Secondly, the ruler of this world came to corrupt Jesus and tried to kill Him, but could do nothing to God the Son. “I will no longer talk much with you, for the ruler of this world is coming. He has no claim on me,” (John 14:30 ESV).

Finally, the ruler of this world has already been tried, judged and sentenced. “The ruler of this world is judged” (John 16:11 ESV). While Jesus gives the Deceiver the status of ruler of the world, Its rule is at the pleasure of God and is taken away at His discretion.

Do not think the Deceiver is the king or ruler of hell. People don’t like to think about or conceive of hell. Some take a morbid curiosity and begin building ideas about what hell is like based upon the poetic and allegorical descriptions in Scripture. Sometimes Jesus refers to Gehenna, a place outside of Jerusalem because of its association with the detestable god Molech and the abominable practice of burning children alive as a sacrifice to Molech.

Gehenna is translated as hell. This little valley was where everything detestable was thrown, whether garbage or unwanted corpses. Whatever was tossed into this valley was burned. A perpetual stench arose from the valley. Hell is worse than this place. But, the Deceiver is not its ruler.

Hell is the place of eternal punishment. Hell is separation from God. It was made for the Deceiver and the fallen angels. “Then he will say to those on his left, ‘Depart from me, you cursed, into the eternal fire prepared for the devil and his angels’” (Matthew 25:41 ESV). But, it is also an eternal place where those who rebel against God and die in their sins are consigned.

“I tell you, my friends, do not fear those who kill the body, and after that have nothing more that they can do. But I will warn you whom to fear: fear him who, after he has killed, has authority to cast into hell. Yes, I tell you, fear him!” (Luke 12:4-5 ESV).

Introduction to Psalm One

Meditations on the Psalms

[This is the beginning of a series of my thoughts on the Psalms.]

Introduction to Psalm 1

In the Psalms, we see two spiritual entities, one struggling with the other, with their respective followers. One, the Deceiver, is at war with the other, God the Creator, having begun the conflict and obsessively refusing to end or concede defeat. God fights an unsought war with every necessary tool, eternally knowing His victory is assured. His opponent also fights with every deceptive trick and contrivance available, knowing it has no chance of victory. It is a war which should not have happened but is raging and cannot be stopped until the time is right. It is the Deceiver, a created being, rebelling against God, the Creator of His foe.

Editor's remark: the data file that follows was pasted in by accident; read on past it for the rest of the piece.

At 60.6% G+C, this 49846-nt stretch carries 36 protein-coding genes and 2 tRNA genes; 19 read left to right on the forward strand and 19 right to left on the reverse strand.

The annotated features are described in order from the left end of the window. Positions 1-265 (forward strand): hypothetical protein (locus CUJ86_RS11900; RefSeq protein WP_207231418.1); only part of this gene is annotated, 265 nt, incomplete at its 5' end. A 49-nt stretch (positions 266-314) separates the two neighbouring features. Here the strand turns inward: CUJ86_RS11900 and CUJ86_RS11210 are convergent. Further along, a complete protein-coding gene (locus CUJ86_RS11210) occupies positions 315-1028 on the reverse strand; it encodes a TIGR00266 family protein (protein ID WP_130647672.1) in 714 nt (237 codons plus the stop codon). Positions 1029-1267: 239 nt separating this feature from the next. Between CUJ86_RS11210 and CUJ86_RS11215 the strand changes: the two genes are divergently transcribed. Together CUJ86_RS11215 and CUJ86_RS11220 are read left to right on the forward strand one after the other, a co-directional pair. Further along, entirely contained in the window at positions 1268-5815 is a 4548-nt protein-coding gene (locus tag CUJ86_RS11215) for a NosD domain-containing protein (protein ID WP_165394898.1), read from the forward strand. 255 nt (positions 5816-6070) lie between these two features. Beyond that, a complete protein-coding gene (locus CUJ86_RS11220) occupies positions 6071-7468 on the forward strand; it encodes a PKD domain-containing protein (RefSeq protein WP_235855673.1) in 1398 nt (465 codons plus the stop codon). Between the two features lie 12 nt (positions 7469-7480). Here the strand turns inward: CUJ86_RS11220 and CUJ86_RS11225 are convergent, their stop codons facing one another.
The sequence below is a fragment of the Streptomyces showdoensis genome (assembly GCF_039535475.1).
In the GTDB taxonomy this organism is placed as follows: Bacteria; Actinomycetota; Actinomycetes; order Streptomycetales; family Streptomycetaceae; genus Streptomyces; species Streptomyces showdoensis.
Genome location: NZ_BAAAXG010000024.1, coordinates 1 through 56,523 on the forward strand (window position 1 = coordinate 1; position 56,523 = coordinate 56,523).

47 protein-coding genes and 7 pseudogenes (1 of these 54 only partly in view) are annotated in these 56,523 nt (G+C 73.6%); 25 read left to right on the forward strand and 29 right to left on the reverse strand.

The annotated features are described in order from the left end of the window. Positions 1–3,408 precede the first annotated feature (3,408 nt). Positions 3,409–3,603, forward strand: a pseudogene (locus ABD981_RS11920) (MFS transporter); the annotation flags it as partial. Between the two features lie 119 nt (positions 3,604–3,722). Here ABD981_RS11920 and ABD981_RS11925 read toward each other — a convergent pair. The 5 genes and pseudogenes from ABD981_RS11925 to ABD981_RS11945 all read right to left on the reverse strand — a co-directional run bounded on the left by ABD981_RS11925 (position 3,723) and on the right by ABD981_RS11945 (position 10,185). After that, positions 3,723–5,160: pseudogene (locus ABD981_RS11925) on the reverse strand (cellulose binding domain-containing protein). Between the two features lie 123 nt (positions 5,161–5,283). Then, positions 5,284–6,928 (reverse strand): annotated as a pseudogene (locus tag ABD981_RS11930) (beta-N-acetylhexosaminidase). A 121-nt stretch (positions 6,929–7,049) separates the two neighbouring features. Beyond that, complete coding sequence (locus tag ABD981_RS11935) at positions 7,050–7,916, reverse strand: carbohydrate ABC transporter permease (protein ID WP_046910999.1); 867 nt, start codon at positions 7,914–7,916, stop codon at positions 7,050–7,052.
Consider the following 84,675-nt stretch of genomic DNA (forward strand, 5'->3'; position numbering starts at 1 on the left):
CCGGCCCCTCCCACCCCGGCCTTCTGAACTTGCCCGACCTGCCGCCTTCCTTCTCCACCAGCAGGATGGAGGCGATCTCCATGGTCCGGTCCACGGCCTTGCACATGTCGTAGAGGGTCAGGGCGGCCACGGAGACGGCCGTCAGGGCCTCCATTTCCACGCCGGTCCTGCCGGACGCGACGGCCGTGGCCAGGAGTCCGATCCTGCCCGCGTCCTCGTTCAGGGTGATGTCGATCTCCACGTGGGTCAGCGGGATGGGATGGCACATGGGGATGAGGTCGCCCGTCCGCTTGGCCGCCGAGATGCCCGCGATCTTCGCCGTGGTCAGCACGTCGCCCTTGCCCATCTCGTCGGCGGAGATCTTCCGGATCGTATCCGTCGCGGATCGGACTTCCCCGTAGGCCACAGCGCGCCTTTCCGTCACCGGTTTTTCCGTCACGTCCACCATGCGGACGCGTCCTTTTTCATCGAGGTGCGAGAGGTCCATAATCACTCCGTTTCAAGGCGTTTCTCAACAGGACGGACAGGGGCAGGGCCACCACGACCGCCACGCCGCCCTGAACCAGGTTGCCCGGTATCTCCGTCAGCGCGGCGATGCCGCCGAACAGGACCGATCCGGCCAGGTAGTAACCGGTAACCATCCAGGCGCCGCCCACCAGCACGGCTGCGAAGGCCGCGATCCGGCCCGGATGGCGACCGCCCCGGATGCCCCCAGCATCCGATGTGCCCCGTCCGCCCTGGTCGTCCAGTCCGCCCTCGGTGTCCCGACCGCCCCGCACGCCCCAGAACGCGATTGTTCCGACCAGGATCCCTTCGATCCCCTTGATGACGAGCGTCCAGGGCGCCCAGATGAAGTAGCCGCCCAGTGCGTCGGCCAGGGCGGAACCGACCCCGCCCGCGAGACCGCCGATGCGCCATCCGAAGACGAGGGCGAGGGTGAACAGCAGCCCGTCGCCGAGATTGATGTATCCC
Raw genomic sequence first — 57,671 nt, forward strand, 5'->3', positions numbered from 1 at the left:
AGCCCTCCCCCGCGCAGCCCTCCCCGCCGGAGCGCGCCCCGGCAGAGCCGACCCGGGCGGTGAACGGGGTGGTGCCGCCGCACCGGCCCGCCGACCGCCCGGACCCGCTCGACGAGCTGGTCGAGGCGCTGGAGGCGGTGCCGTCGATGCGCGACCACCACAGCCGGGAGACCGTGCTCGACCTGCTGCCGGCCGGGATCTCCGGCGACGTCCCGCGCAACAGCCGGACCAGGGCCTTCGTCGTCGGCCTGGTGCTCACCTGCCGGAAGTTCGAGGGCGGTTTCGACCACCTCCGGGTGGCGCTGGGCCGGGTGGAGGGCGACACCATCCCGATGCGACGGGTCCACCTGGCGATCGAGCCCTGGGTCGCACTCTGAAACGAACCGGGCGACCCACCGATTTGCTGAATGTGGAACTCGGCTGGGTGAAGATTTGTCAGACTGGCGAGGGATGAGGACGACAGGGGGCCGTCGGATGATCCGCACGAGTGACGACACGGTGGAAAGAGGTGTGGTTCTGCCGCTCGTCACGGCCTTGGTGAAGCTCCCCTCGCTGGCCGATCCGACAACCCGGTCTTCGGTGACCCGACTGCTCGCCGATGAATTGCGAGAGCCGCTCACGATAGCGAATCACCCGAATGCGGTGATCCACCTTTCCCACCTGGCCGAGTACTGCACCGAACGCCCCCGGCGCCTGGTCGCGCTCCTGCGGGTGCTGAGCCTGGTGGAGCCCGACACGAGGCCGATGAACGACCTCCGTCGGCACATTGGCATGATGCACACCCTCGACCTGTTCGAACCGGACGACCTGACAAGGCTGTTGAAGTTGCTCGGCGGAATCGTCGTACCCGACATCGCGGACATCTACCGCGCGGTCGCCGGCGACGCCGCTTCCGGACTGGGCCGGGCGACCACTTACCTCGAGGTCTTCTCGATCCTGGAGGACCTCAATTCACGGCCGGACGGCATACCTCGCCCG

War should bring fear and trembling to every sane and reasonable person. In war is destruction and death. There is no safety and security in a war zone. There is constant terror and unsought courage, debilitating fear and selfless bravery, premeditated loss from destruction and deliberate self-sacrifice. War brings out the worst in people. War brings out the best in people.

Why would any created being wage war against the Creator, knowing there was no hope of victory, knowing at the end of the conflict it would face utter destruction? Would this knowledge not change the face of war? Would not tactics and strategies change? There is no hope of victory for the Deceiver, and no chance of surrender because judgment is irrevocably and eternally decreed. Still, the war rages.

This is not a war as physical, space-time history would define war. In war, there are sides of combatants fighting to control people, land or whatever is at stake. There is ultimately a winner and a loser. All sides will suffer loss but eventually one side will capitulate to the other and sue for terms of peace, or a cessation of conflict. Or, one side will so totally dominate the other the overshadowed side will face annihilation.

This war is not in heaven. It is not an eternal struggle but has an end. It is on Earth. Though it is two spiritual beings, one eternal and omnipotent and the other having a beginning and powerful but still not God, the war is fought in space-time.

Over what is the rebellion being raged? Ultimately, there is no prize. God, existing before the beginning and after the end of time, is the object of the Deceivers wrath. But God is not a prize which can be won or lost. Temporarily, the trophy is the souls of people made in the image of God, whom God loves. Those who belong to Him cannot be lost while those who rebel against Him cannot be saved.